The Flop- Now, three cards are dealt face-up on the board. This is known as the flop. In Hold'em, the three cards on the flop are community cards, available to all players still in the hand. Betting on the flop begins with the active player immediately clockwise from the button. The betting options are similar to pre-flop, however if nobody has previously bet, players may opt to check, passing the action to the next active player clockwise.

The Turn- When the betting action is completed for the flop round, the turn is dealt face-up on the board. The turn is the fourth community card in Hold'em (and is sometimes also called Fourth Street). Another round of betting ensues, beginning with the active player immediately clockwise from the button.

The River- When betting action is completed for the turn round, the river or Fifth Street is dealt face-up on the board. The river is the fifth and final community card in a Hold'em game. Betting again begins with the active player immediately clockwise from the button, and the same betting rules apply as they do for the flop and turn, as explained above.

The Showdown-If there is more than one remaining player when the final betting round is complete, the last person to bet or raise shows their cards, unless there was no bet on the final round in which case the player immediately clockwise from the button shows their cards first. The player with the best five-card poker hand wins the pot. In the event of identical hands, the pot will be equally divided between the players with the best hands. Hold'em rules state that all suits are equal.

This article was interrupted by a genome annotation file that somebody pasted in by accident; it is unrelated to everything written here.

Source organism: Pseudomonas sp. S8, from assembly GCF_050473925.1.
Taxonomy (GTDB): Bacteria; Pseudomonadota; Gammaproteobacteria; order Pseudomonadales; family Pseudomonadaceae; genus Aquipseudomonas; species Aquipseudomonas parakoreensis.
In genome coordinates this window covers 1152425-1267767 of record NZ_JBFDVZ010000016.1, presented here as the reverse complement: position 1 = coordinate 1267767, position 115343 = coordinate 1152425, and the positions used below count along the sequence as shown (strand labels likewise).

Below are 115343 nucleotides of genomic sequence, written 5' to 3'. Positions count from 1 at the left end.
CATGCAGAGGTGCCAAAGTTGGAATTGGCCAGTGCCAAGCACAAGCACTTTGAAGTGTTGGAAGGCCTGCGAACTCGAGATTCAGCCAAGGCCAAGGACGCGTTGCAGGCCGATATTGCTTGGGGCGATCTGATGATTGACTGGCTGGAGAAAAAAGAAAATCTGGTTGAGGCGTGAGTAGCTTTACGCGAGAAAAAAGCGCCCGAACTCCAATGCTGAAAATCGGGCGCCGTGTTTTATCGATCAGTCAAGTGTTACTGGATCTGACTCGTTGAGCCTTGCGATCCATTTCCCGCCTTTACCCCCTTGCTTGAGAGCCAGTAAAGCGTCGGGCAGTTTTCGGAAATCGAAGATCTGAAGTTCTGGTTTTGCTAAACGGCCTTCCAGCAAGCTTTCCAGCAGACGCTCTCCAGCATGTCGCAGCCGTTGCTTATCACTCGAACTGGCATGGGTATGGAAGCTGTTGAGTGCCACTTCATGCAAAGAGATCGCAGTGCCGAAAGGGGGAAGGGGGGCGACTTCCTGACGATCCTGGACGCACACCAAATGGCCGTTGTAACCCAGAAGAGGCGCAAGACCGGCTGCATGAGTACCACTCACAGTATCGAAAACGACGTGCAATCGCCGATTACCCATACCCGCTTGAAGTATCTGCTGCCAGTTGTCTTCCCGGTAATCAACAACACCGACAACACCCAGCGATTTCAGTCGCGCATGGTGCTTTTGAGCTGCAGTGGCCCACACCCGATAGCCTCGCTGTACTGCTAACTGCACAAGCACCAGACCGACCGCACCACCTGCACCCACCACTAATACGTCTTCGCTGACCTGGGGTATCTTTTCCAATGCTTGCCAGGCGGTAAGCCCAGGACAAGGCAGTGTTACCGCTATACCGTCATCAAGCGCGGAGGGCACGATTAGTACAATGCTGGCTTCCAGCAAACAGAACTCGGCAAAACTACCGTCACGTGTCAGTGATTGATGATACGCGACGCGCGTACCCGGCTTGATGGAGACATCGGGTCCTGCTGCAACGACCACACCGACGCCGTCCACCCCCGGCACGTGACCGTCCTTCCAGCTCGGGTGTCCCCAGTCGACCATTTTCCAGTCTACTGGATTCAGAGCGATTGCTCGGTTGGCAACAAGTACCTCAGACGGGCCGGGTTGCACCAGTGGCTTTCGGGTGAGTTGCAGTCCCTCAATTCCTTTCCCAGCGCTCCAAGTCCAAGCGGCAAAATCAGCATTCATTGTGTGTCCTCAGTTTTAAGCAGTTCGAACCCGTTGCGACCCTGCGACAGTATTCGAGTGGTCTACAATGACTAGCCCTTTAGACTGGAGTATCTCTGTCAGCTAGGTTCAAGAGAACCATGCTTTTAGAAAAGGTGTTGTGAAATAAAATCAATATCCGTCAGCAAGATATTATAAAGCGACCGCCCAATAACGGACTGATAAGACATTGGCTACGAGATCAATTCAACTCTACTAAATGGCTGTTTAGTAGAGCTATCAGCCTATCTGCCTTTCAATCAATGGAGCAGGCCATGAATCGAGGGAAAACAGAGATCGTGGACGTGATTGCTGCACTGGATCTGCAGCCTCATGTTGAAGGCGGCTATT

After the pot is awarded, a new hand of Hold'em is ready to be played. The button now moves clockwise to the next player, blinds and antes are once again posted, and new hands are dealt to each player.

Limit, No Limit, Pot Limit and Mixed Texas Hold'em


Texas HoldemPoker

Hold'em rules remain the same for Limit, No Limit and Pot Limit poker games, with a few exceptions:

  • Limit Texas Hold'em:Betting in Limit Hold'em is in pre-determined, structured amounts. Pre-flop and on the flop, all bets and raises are of the same amount as the big blind. On the turn and the river, the size of all bets and raises doubles. In Limit Hold'em, up to four bets are allowed per player during each betting round. This includes a (1) bet, (2) raise, (3) re-raise, and (4) cap (final raise).